After a request for data from Buy Now, Pay Later (BNPL) providers Klarna, Affirm, Afterpay, PayPal and Zip earlier this year, the CFPB is calling for BNPL data to be furnished to the credit bureaus, noting that the “lack of furnishing could have downstream effects on consumers and the credit reporting system.”
The CFPB argues that both positive and negative data should be reported to the credit bureaus, and that BNPL providers reporting consumer data is consistent with the Bureau’s current focus on credit inclusion. Regardless, a new trend like this will have big implications for BNPL recovery and collections.
Is it a double-edged sword for consumers?
It’s true: consumers with thin or no credit history have difficulty accessing credit, and many of those consumers have turned to BNPL in the recent past, especially those between the ages of 18-34. In fact, Afterpay reports that nearly 70% of their users are in that age bracket. Since one of the focuses of the current CFPB (and other state agencies and departments, like NY DFS) is equitable access to credit, it makes sense that the CFPB would want to ensure consumers who have a positive payment history are getting credit for it.
During the pandemic, credit scores went up about 12 points, according to Colin Tran, VP of Corporate Affairs at Trust Science. Even without the added stress of credit reporting BNPL payments, Tran says Trust Science is expecting a sharp adjustment, with credit scores dropping potentially by as many as 50 points. Considering inflation, the end of government support, and the Fed raising interest rates at intervals not seen since the early 90s, and then adding that 34% of BNPL users are behind on at least one payment, it’s hard to imagine a positive impact for those consumers. Afterall, while having a thin credit file may impair access to credit, having a negative credit score can impact job opportunities and housing.
How might it affect originators?
One of the reasons consumers, especially younger ones, are likely to engage with a BNPL product is precisely because those products are not reported to the credit bureaus, and in most cases, for balances under $250, there isn’t even a hard credit check associated with the loan. This makes it easy for BNPL providers to offer credit to consumers who have thin credit files.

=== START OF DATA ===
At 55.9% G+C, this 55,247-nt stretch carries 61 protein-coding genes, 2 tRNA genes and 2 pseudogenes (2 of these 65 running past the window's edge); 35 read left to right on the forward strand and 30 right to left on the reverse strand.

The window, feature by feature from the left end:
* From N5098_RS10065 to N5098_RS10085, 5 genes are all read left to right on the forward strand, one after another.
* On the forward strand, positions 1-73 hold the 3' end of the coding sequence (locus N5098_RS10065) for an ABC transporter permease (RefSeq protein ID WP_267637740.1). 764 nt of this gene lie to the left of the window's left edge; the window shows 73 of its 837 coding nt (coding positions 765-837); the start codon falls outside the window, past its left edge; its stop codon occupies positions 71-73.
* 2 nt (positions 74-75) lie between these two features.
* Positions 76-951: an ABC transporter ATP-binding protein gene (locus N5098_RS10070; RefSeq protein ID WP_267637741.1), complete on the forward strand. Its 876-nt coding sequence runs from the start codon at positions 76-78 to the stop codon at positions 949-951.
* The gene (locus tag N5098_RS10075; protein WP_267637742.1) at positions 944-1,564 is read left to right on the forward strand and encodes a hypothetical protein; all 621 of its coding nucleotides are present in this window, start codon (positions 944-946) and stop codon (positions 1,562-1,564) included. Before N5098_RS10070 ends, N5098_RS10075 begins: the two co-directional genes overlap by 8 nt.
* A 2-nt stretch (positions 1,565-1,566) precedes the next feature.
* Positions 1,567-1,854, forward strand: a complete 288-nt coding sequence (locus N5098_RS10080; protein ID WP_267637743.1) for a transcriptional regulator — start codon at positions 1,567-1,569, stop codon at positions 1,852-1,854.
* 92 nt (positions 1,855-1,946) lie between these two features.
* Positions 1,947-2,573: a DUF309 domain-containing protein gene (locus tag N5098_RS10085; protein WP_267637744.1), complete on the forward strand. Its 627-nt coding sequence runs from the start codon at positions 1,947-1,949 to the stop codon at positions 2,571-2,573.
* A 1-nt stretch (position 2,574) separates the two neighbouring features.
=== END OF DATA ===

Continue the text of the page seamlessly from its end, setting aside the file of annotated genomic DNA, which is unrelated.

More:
Klarna, a giant in the space and one of the earliest players, announced that it was laying off 10% of its employees last month, citing the war in Ukraine, a shift in consumer sentiment, a steep increase in inflation, a highly volatile stock market and a likely recession as the reasons. The Wall Street Journal reported recently that Klarna, which boasted a valuation of $46B in 2021, is now fundraising at a valuation of just $15B.
Furnishing consumer data to the bureaus may result in a reduction in origination, but it makes sense when originators consider how they might ensure consumers continue to pay as agreed. Right now, BNPL loans typically have much smaller balances than consumer credit cards, landing somewhere between $100 and $250, and the repayment rate on BNPL loans at 90 days past due is a whopping 60%, compared to 34.5% for credit cards. However, as we approach a potential recession and as the cost of consumer necessities inflates, it stands to reason that consumers may move making their BNPL payments to the end of their priority lists. Furnishing data to the credit bureaus provides consumers additional incentive to make their payments on time, and it erases one of the key differences between traditional loans or credit cards and BNPL products.
In the event that consumer credit scores and originations dip, collections and recovery becomes an even more integral part of the strategy for banks and creditors, and if the data is furnished to the credit bureaus, consumers will prioritize paying off their past due BNPL loans.
Collecting on past due BNPL loans requires companies to invest in digital collections and self-service, because with balances averaging $149, using an expensive strategy of calling and sending letters becomes unrealistic. This is true for in-house collections and recovery departments, and for third-party agencies looking to form partnerships with BNPL lenders. Focusing on a frictionless, digital collections strategy will be critical to servicing BNPL customers who become delinquent or stop paying, and then find their BNPL loan on their credit report.
Bonus read: iA Strategy & Tech's Guide to BNPL and Digital Debt Collection
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